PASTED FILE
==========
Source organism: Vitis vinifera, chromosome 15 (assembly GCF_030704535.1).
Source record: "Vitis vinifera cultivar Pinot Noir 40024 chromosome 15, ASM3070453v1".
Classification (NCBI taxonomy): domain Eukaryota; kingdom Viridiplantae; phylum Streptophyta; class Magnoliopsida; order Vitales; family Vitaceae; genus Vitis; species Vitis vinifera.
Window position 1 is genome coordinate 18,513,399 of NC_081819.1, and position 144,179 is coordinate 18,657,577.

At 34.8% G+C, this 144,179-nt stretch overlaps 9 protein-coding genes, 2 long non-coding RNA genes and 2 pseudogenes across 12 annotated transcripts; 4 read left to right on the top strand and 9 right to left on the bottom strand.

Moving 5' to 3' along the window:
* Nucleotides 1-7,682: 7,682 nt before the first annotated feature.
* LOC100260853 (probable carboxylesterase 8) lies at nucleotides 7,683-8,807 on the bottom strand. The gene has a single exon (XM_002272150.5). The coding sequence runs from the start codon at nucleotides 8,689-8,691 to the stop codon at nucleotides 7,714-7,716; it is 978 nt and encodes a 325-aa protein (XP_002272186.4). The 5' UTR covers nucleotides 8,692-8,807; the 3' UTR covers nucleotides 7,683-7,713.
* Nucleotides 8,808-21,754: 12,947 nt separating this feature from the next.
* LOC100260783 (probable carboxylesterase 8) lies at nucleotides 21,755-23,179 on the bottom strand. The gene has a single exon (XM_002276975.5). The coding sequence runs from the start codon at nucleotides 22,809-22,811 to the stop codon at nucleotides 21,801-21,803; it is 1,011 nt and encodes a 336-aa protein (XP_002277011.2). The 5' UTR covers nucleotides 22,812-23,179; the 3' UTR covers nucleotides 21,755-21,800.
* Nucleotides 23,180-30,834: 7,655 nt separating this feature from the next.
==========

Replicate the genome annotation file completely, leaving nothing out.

Source organism: Vitis vinifera, chromosome 15 (assembly GCF_030704535.1).
Source record: "Vitis vinifera cultivar Pinot Noir 40024 chromosome 15, ASM3070453v1".
Classification (NCBI taxonomy): domain Eukaryota; kingdom Viridiplantae; phylum Streptophyta; class Magnoliopsida; order Vitales; family Vitaceae; genus Vitis; species Vitis vinifera.
Window position 1 is genome coordinate 18,513,399 of NC_081819.1, and position 144,179 is coordinate 18,657,577.

At 34.8% G+C, this 144,179-nt stretch overlaps 9 protein-coding genes, 2 long non-coding RNA genes and 2 pseudogenes across 12 annotated transcripts; 4 read left to right on the top strand and 9 right to left on the bottom strand.

Moving 5' to 3' along the window:
* Nucleotides 1-7,682: 7,682 nt before the first annotated feature.
* LOC100260853 (probable carboxylesterase 8) lies at nucleotides 7,683-8,807 on the bottom strand. The gene has a single exon (XM_002272150.5). The coding sequence runs from the start codon at nucleotides 8,689-8,691 to the stop codon at nucleotides 7,714-7,716; it is 978 nt and encodes a 325-aa protein (XP_002272186.4). The 5' UTR covers nucleotides 8,692-8,807; the 3' UTR covers nucleotides 7,683-7,713.
* Nucleotides 8,808-21,754: 12,947 nt separating this feature from the next.
* LOC100260783 (probable carboxylesterase 8) lies at nucleotides 21,755-23,179 on the bottom strand. The gene has a single exon (XM_002276975.5). The coding sequence runs from the start codon at nucleotides 22,809-22,811 to the stop codon at nucleotides 21,801-21,803; it is 1,011 nt and encodes a 336-aa protein (XP_002277011.2). The 5' UTR covers nucleotides 22,812-23,179; the 3' UTR covers nucleotides 21,755-21,800.
* Nucleotides 23,180-30,834: 7,655 nt separating this feature from the next.